David is a calm, experienced and very thoughtful tutor. He’s very patient with my son
and very thoughtful and purposeful with planning the right lesson for my son.

Not only has my son improved so much with his English skills, but the most important thing is that he told me the other day: 'I love reading and writing now.' I know I have to give this credit to David. After talking to my daughter and learning about her thoughts, David made
some changes to the lesson and the homework plan.

The changes made a significant difference to my daughter’s learning. She seems more motivated and sees the purpose of the learning plan. Her mentor and science teacher at school sent me an email to affirm her improvement and progress. 'I just wanted to let you know,' he said, 'that your daughter made solid improvements on her written explanations. In our most recent science project, her writing was considerably more articulate and her word choice was more deliberate than her previous explanations.

Jeannie Lee, Sunnyvale

Nat Crawford: I experience this with parents all the time when they’re first getting started with their program. They’ll tell me things like: ”Yeah, I handed him a book by Charles Dickens and he wouldn’t read it.”

And then three months later the student is reading Charles Dickens with me, and he doesn’t have any complaints about what he’s reading. This is, again, the place where it really matters to have expertise and someone who can be enthusiastic about the book and really get at the deeper meaning of the book as well.

Nat Crawford: David, what made it possible for the student to show three years of progress after one two-week group class?

David McCalmon: Most English classrooms fail to teach kids at the level of their potential. My students invariably come to me when I first meet them with the same bad habits that teachers have either overlooked or neglected to point out. Students seldom receive immediate or thorough feedback on an essay. In my classroom at IYE, I review their work a paragraph at a time so that they can refrain from repeating their mistakes in subsequent paragraphs before they even finish an essay.

Furthermore, we write three drafts of each essay so that students can achieve a truly polished product. Going through this process helps students to learn from their mistakes and avoid repeating them. In addition to a closely supervised writing process, we read the classics.

Most teachers, programs, and schools teach students at their level or at grade level. “Good enough” isn’t in the IYE lexicon; we want our students to achieve at the highest levels. Exposure to Shakespeare, Greek myths, and classic English-language works like those of Mark Twain and Charles Dickens show our kids what’s possible in literature; reading these challenging pieces of literature with an expert IYE tutor affords them the opportunity to understand the literature and become impassioned about it.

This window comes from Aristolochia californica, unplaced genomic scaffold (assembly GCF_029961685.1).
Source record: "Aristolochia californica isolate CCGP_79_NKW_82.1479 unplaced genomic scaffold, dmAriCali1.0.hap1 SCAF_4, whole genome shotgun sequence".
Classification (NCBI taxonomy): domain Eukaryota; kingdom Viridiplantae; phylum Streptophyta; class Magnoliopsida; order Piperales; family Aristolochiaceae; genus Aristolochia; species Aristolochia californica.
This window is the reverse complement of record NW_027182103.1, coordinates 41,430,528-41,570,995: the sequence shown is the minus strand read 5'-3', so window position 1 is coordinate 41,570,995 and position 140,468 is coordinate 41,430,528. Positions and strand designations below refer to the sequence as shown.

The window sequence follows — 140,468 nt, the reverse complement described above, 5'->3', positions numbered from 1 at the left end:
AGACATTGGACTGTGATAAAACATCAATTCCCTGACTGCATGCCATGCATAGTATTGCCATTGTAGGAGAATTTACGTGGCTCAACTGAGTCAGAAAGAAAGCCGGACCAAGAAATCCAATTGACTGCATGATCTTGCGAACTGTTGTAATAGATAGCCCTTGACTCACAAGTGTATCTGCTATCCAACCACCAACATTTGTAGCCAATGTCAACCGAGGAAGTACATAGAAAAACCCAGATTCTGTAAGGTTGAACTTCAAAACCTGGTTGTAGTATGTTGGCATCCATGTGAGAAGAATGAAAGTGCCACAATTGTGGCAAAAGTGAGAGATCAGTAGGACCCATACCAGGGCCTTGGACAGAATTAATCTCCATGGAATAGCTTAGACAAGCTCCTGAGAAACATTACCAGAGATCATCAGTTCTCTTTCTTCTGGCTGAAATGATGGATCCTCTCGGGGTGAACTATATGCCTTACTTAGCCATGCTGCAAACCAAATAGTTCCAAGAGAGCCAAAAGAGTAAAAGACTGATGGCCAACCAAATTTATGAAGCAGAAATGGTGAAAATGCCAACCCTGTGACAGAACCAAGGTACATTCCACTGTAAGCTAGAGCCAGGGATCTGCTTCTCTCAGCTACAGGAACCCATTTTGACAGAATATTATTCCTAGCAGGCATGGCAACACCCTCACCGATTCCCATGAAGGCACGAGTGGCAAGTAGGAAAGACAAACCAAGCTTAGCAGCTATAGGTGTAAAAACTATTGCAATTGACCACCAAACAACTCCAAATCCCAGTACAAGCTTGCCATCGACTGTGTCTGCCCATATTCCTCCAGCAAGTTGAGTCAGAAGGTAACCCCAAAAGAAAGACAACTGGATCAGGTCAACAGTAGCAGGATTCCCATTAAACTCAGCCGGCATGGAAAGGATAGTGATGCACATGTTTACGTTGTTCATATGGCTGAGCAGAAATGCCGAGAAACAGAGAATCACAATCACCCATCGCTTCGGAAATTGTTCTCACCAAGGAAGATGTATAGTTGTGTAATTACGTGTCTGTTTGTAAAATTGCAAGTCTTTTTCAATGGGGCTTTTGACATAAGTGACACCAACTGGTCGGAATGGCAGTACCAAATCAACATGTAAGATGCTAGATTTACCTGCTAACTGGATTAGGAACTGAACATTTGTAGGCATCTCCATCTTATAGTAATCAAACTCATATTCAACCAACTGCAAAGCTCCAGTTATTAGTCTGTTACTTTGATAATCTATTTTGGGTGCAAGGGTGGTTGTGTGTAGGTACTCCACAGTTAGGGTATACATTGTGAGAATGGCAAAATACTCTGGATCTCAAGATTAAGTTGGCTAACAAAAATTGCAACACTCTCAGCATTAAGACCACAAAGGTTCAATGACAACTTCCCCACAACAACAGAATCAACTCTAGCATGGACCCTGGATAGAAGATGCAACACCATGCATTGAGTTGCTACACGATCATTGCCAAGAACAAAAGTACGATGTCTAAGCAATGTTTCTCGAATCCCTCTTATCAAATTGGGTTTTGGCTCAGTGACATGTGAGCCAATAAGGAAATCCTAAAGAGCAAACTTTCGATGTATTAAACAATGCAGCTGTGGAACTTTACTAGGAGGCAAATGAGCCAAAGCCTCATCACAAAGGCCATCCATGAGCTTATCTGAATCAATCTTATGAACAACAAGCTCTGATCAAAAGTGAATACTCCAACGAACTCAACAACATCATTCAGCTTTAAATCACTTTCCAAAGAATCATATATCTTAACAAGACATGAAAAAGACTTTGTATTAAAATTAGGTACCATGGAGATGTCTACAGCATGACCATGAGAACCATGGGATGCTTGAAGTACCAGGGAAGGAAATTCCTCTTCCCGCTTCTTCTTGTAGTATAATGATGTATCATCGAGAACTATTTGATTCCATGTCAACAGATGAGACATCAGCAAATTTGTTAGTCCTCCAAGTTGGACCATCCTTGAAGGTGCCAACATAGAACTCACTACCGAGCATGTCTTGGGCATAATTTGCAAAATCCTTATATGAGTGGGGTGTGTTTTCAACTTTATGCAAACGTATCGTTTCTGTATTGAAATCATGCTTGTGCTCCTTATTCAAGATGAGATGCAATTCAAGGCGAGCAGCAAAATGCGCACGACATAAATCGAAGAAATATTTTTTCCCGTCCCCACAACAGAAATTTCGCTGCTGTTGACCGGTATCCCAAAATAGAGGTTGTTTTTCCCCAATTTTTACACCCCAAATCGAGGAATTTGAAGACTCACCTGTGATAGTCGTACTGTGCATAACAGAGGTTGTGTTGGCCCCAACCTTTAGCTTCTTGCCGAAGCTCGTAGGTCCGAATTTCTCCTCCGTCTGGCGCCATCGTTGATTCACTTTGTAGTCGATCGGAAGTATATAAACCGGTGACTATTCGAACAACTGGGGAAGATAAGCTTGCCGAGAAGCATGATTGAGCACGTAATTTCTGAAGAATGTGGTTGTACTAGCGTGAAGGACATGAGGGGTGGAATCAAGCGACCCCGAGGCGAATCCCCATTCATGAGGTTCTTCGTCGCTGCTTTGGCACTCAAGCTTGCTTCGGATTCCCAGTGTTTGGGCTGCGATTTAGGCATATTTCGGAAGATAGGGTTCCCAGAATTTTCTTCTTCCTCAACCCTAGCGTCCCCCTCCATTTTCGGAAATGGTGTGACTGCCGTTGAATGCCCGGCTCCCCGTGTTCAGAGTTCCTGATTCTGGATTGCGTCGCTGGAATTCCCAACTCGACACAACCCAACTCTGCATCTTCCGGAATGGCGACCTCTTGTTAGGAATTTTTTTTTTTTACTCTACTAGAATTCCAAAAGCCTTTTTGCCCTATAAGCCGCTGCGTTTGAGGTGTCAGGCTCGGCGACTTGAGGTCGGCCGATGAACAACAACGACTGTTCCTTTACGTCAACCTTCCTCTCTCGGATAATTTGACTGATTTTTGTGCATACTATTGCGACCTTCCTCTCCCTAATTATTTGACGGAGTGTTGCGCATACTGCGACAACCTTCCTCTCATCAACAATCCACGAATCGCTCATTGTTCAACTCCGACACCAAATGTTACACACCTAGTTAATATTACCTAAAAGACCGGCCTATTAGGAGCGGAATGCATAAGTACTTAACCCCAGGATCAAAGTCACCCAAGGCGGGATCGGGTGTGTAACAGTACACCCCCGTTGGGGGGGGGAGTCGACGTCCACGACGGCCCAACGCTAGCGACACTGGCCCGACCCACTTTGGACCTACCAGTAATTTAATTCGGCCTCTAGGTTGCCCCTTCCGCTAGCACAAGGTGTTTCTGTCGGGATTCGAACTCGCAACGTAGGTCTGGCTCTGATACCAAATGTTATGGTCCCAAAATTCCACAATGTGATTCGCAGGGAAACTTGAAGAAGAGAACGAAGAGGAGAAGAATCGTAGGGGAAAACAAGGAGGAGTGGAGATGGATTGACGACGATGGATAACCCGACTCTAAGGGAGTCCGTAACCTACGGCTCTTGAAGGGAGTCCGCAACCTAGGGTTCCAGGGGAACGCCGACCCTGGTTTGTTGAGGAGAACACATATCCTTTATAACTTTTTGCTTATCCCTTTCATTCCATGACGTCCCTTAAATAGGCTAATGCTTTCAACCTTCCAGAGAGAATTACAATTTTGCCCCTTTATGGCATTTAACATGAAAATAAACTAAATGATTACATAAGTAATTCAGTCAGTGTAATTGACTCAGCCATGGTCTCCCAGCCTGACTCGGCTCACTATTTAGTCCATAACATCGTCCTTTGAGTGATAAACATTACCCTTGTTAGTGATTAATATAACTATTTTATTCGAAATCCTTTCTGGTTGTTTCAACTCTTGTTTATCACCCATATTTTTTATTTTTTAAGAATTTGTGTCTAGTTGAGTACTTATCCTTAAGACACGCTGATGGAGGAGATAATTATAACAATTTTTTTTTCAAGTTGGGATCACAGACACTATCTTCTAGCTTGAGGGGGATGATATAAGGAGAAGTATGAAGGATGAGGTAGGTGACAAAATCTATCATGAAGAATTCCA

Reading the work aloud and developing our inflection, our tone, and our diction as we do so reveals the power and beauty of these works so that students not only come to understand them but enjoy them. Finally, we study vocabulary in fun group activities, building a sense of camaraderie in the class that encourages them with positivity to apply themselves. Kids are born wanting to learn; they only stop when teachers fail to meet their potential or when they’re told that learning is a chore.

By affording them all the attention they deserve, offering the benefit of expertise, and demonstrating a passion for literature, we can often do in these intensive short group classes what standard classrooms have trouble achieving over the years.

Nat Crawford: Speaking of enjoying classics, when people walk by your classroom — and I’ve heard a couple of people comment on this over the summer — people would walk by your classroom and say things like: ”Wow! It sounds like there’s a lot of good stuff going on in there!” What are some of the things you do as an experienced teacher to make the class interesting?

David McCalmon: Since these classes are predominantly intense reading sessions, we focus on the reading itself. We try to bring out the dramatic tension in the reading. We talk about the inflection of the voices that each character uses and of each voice that each character uses. We actually practice acting out scenes from the books. Even when we’re not acting, taking a moment from the text to act with our bodies, we are acting with our voices as we read - reading for tone, reading for an inflection.

Reading in this manner really helps students to elevate their comprehension. If a student is just reading silently, especially alone, there’s really — I can’t even express what the odds are — little chance that they’re going to get everything inside a text. It’s going to vary with each child. Even with the most advanced students reading a text like the Odyssey, or reading texts like Romeo and Juliet and Macbeth, any Shakespeare text or even Charles Dickens or Mark Twain, there’s going to be lots of subtleties in the irony and humor in tone that students just won’t pick up without help.